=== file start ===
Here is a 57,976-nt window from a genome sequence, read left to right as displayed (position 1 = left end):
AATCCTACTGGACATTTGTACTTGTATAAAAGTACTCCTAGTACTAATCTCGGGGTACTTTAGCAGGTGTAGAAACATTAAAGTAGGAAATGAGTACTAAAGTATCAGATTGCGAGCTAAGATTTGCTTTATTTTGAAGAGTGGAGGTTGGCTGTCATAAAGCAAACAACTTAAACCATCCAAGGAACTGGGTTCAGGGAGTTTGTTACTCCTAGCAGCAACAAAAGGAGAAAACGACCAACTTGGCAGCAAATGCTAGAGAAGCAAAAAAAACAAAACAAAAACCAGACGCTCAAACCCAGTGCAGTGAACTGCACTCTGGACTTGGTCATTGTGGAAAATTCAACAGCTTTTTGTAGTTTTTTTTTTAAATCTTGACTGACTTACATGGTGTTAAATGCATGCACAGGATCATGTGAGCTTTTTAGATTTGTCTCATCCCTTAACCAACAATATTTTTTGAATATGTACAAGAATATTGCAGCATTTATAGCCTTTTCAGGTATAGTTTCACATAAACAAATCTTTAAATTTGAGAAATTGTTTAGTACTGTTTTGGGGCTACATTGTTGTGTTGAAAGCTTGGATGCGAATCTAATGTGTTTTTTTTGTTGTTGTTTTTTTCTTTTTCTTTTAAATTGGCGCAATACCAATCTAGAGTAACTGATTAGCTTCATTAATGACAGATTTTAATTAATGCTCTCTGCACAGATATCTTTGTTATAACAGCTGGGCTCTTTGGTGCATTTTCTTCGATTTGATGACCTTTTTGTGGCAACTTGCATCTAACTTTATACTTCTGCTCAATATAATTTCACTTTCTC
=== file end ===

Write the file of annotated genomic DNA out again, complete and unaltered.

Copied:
Here is a 57,976-nt window from a genome sequence, read left to right as displayed (position 1 = left end):
AATCCTACTGGACATTTGTACTTGTATAAAAGTACTCCTAGTACTAATCTCGGGGTACTTTAGCAGGTGTAGAAACATTAAAGTAGGAAATGAGTACTAAAGTATCAGATTGCGAGCTAAGATTTGCTTTATTTTGAAGAGTGGAGGTTGGCTGTCATAAAGCAAACAACTTAAACCATCCAAGGAACTGGGTTCAGGGAGTTTGTTACTCCTAGCAGCAACAAAAGGAGAAAACGACCAACTTGGCAGCAAATGCTAGAGAAGCAAAAAAAACAAAACAAAAACCAGACGCTCAAACCCAGTGCAGTGAACTGCACTCTGGACTTGGTCATTGTGGAAAATTCAACAGCTTTTTGTAGTTTTTTTTTTAAATCTTGACTGACTTACATGGTGTTAAATGCATGCACAGGATCATGTGAGCTTTTTAGATTTGTCTCATCCCTTAACCAACAATATTTTTTGAATATGTACAAGAATATTGCAGCATTTATAGCCTTTTCAGGTATAGTTTCACATAAACAAATCTTTAAATTTGAGAAATTGTTTAGTACTGTTTTGGGGCTACATTGTTGTGTTGAAAGCTTGGATGCGAATCTAATGTGTTTTTTTTGTTGTTGTTTTTTTCTTTTTCTTTTAAATTGGCGCAATACCAATCTAGAGTAACTGATTAGCTTCATTAATGACAGATTTTAATTAATGCTCTCTGCACAGATATCTTTGTTATAACAGCTGGGCTCTTTGGTGCATTTTCTTCGATTTGATGACCTTTTTGTGGCAACTTGCATCTAACTTTATACTTCTGCTCAATATAATTTCACTTTCTC